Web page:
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Sisters still left behind

Aug 17 2015 06:58
*Mandi Smallhorne

GOOD evening, ladies and gentleman and welcome to our Women’s Month event. I’m very excited to announce that tonight, we have with us four very special guests, the ladies who led the very historic march that we celebrate this month – Lilian Ngoyi, Helen Joseph, Rahima Moosa and Sophia Williams-De Bruyn. 

They marched to protest the iniquitous pass laws, which meant that they could not move around freely in their own country. These famous ladies… sorry, what was that ma’am? Oh, my apologies, women, women, of course!

These famous women are on a return tour of our beloved country to see just how much things have changed since their courageous march 59 years ago.

And how much we have to show them! What advances we have made! The very fact that this month is now celebrated, up in lights, right across the country, is a great achievement, an acknowledgement of the important role that women play in our national life. (Why, it’s almost as popular as Valentine’s Day, and promises to be quite a profitable little Hallmark moment in the near future, too, if this year’s range of gifts and offers is anything to go by. So good news for business, don’t you think?)

Achievements, yes… just look at our parliament – South Africa is in the top ten in terms of female representation, number seven in fact. Forty-one percent of our parliamentarians are women – we’re only beaten by Senegal, Sweden, Seychelles, Cuba, and the top two, Bolivia and Rwanda, both of which manage to have more women than men at 53% and 63% respectively – wow, something to aim for, I suppose!

We even have a Department of Women, within the presidency as is fitting. I’m not sure what they actually do, to be honest, apart from write strategic plans – oh, and tweet things that undermine women victims of domestic abuse, there is that.

And nod sagely at meetings when traditional leaders say women should submit to their husbands and that feminism is un-African and that domestic violence should be handled in the home. It’s a strategy of kinda trying to change the patriarchy from within, I guess…

And we have women in high positions in the world of work now – that’s a fantastic achievement! Yes, nearly 4% (count ‘em – one, two, three, three point six…) of our chief executive officers are women, a really sweeping change that shows how far we’ve come in 59 years!

Most women still work in pretty menial jobs, to be sure, but at least they have some role models to look up to, just as we all look up to you Women’s March leaders. What an inspiration those lonely CEOs are, showing that you can bust through the glass ceiling… when you get near it, of course. Which most women don’t, let’s face it. Cough...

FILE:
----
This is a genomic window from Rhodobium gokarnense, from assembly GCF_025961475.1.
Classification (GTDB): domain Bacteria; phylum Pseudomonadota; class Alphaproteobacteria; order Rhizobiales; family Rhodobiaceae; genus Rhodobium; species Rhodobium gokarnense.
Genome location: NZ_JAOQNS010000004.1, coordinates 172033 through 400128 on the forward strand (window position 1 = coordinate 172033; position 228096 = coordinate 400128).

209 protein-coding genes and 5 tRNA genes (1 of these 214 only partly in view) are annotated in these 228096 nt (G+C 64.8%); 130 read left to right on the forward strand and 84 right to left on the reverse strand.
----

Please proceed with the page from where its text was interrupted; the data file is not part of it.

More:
And just look at what our girls (oops, sorry, women) are earning now! Okay, there’s a gap of about a third between what women earn and what men earn. Yes, taxable earnings for men average R21 000 a month, and for the lucky women who earn in the taxable range, it’s R16 000.

Buuut – and it’s a big but – we’re ahead of both Brazil and Mexico on this score, and just behind the USA, the greatest democracy in the world. So yay us, don’t you agree?

It is a bit rough on the 67% of kids who live in single-parent households, most of them headed by those under-earning women (only a teeny percent live with single dads), and of course 90% of the absent parents who default on maintenance are dads, but I have very high hopes that we’ll sort out this sad issue soon, before too many generations of kids have been raised in poverty.

And of course we do have a long way to go, in many other ways. I mean, South Africa has one of the highest rates of gender-based violence in the world, with women victims making up the majority by far – and at a cost, mind you, of around R30bn to R40bn a year. Which is why women are still not free to move around their own country, neither in the streets nor in their own homes: the leading cause of women murders in the country is murder by a partner, a death toll of well over a thousand a year.

But at least men who commit domestic violence have a fine choice of make-up gifts this month, what with pink drinks and discounted spa days and Pink Hot deals and two-for-one choccies!

I’m sure you’ll understand that, you know, we can’t risk the greater progressive agenda by being too aggressive about our demands for equality and an end to gender-based violence, can we? We have to work slowly and carefully to avoid the impression that traditional customs or patriarchy are really under threat, or that males are the target.

After all, as one man said, “much more than females are at stake”. Don’t you love that? I found it in the comments section of an article on women’s rights, a pertinent reminder of where the struggle for women’s equality fits in the grand scheme of things.

Yes, despite the fact that 75% of registered ANC members are women, we must possess ourselves in patience and hope that in a generation or so, South Africa will be ‘ready’ for a woman president. And for equality.

We can’t be as forthright as you were in your time, you know; this is an era when you must “act like a lady, think like a man”, and… what was that? Ladies, ladies, calm down, put those fists away, it’s not appropriate, I don’t….

KAZA-BLAM!!!!

*Mandi Smallhorne is a versatile journalist and editor. Views expressed are her own. Follow her on twitter.

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